How do I generate self signed certificates for Apache?

*UPDATED

Now replaced with a simple one line command:

openssl req -newkey rsa:1024 -keyout my.servername.key -nodes -x509 -days 999 -out my.servername.crt

The above command will generate a self signed certificate and key (used for signing the certificate)

OLD Method:

Generating SSL keys for use with Apache.

Two files are required to generate your own secure key (.crt)

1) The certificate authority (ca.key)

2) The certificate request (certreq.csr)

This FAQ demonstrates how to create a self signed certificate using the above mentioned files (which are self generated).

Create a working directory in which to create your keys. I use /root/certs/

Important! Backup your existing certificates and key files (if any).

Generate the key with the following commands:

******* Short version *******

$ openssl genrsa -des3* -out ca.key

*Note: Omit the des3 option if you don’t want to be prompted for the passphrase each time you server starts (and you generally don’t)

$ openssl req -new -key ca.key -out certreq.csr

$ openssl x509 -req -days 30 -in certreq.csr  -signkey ca.key -out www.example.com.crt

******* Long version *******

Create a key with which you will sign all requests against.

This command will generate a 1024 bit RSA private key and store it in the file ca.key

$ openssl genrsa -des3* ca.key 1024

*Note: Omit the des3 option if you don’t want to be prompted for the passphrase each time you server starts (and you generally don’t)

Generate the certificate request file (CSR) with the following command:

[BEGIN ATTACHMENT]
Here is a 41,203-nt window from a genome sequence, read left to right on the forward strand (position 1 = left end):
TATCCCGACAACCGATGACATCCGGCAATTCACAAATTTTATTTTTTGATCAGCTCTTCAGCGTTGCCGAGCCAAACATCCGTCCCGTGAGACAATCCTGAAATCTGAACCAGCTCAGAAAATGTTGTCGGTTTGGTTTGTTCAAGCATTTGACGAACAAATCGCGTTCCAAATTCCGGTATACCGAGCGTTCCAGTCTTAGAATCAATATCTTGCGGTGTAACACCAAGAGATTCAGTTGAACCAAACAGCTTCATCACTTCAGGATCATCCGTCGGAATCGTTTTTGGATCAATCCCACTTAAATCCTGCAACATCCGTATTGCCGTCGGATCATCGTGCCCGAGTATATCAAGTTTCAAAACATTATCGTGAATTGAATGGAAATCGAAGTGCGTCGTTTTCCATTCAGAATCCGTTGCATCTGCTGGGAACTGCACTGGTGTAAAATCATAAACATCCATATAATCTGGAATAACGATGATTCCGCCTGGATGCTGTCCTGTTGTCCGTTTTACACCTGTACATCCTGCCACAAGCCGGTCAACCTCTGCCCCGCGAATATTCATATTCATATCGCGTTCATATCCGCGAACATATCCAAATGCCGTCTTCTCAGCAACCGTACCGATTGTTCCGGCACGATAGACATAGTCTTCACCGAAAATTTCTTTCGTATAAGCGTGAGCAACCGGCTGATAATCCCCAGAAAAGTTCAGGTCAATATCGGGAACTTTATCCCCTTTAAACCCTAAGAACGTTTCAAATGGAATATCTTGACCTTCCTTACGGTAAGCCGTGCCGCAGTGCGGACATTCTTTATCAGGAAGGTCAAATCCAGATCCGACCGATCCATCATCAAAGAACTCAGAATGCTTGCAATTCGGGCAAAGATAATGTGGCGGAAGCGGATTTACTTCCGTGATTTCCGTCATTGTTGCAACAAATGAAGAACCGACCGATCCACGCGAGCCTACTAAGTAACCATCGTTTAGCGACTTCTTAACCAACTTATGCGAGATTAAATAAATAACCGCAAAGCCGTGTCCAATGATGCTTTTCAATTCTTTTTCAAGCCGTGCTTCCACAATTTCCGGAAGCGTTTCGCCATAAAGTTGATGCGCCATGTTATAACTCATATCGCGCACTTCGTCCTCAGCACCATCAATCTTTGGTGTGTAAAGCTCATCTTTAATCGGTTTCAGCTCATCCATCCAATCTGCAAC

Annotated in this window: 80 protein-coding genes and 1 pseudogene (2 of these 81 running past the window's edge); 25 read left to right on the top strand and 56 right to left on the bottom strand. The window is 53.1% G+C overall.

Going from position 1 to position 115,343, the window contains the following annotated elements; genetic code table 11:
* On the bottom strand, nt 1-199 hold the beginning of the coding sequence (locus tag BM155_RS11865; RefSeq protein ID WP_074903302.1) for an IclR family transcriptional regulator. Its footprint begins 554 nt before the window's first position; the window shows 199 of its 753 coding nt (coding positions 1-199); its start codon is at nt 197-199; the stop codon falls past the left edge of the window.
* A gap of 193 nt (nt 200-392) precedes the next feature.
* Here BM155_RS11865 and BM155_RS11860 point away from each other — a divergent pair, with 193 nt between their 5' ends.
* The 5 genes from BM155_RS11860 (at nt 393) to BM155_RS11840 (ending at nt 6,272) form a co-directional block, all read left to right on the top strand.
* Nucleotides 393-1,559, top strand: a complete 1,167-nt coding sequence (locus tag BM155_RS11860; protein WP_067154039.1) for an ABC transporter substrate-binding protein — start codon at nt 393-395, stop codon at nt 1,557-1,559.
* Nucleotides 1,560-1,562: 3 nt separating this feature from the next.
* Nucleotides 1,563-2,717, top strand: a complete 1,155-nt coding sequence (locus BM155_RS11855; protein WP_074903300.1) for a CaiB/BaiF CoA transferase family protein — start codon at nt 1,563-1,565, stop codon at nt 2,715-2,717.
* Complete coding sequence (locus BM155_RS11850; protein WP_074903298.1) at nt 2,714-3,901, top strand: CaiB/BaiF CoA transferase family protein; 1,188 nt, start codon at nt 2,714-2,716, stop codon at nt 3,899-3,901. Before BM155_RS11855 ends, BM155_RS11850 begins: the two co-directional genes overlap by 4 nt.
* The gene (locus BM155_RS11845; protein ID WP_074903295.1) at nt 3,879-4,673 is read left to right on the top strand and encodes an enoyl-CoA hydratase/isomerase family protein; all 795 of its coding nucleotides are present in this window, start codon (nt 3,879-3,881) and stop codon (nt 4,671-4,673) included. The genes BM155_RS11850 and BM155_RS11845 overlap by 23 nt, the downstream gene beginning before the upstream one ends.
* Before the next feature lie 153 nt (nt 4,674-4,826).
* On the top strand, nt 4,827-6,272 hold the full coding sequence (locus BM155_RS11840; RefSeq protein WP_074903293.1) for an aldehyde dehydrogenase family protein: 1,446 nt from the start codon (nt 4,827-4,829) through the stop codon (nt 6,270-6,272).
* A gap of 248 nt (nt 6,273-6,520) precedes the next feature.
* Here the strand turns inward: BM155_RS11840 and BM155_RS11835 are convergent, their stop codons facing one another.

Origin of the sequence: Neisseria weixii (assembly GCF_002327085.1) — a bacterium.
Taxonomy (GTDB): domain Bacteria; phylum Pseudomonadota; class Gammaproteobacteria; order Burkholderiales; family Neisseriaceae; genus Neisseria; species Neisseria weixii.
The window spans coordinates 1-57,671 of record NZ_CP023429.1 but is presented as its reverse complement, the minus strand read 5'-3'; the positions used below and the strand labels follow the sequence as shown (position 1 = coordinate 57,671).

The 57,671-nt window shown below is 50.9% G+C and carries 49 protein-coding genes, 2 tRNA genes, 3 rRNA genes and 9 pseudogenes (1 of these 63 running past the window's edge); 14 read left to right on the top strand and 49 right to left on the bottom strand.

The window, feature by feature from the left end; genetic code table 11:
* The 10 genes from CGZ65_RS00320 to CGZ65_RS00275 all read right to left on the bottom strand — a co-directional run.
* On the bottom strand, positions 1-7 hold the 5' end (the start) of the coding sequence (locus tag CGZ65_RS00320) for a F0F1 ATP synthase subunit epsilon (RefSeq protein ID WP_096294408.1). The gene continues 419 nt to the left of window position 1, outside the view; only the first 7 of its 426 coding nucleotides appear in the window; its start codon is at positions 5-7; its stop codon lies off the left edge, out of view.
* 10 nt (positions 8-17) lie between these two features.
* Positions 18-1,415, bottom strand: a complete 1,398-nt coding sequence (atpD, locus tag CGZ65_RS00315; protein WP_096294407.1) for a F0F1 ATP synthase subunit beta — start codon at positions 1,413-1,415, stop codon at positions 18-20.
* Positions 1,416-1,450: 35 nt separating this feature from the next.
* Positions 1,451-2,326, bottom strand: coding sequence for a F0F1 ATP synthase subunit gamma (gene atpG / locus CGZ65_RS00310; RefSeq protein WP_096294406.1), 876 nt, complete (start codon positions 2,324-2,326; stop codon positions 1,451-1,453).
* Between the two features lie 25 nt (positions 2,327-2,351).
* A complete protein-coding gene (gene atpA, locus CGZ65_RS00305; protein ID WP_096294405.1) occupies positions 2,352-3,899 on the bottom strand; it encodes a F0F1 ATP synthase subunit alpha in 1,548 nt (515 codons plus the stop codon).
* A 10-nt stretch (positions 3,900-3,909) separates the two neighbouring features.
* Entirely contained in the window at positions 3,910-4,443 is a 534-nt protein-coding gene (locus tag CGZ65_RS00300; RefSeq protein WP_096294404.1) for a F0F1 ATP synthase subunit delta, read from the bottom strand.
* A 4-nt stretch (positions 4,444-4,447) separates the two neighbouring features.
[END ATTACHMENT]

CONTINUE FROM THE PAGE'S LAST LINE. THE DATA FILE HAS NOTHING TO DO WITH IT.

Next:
Note: You will now be prompted for Country, region and domain information – complete the fields as requested.

The following two fields can be safely left blank:

A challenge password []:
An optional company name []:

$ openssl req -new -key ca.key -out certreq.csr

Generate the self-signed certificate:

$ openssl x509 -req -days 30 -in certreq.csr -signkey ca.key -out www.example.com.crt

This command will generate a certificate a self-signed certificate named www.example.com.crt in the current directory.

Change www.example.com in the examples above to match the fully qualified hostname of your server.

Edit /etc/conf.d/ssl.conf and install the certificates as below:

SSLCertificateFile /path/to/your/www.example.com.crt

SSLCertificateKeyFile /path/to/your/www.example.com.key

Depending on your server configuration, the above may be in /etc/ssl or /etc/httpd/ssl or similar.

When you receive your real certificate, you will install it in place of your self-signed certificate at /path/to/your/

For your certificate to take an effect, you will need to restart the Apache web server.

Detailed installation instructions can be found in the INSTALL files in all three mod_ssl packages.

www.example.crt is your self-signed certificate.

You can use it as a temporary certificate while you are waiting for a real certificate from your SSL provider.

You install it by updating the virtual host section (or ssl.conf) of your Apache configuration for www.example.com.

We are requesting a certificate for a webserver, so the Common Name has to match the FQDN of your website (a requirement of the browsers).The file ca.key is your secret key, and must be installed as per the instructions that come with mod_ssl.

The file certreq.csr is your CSR.

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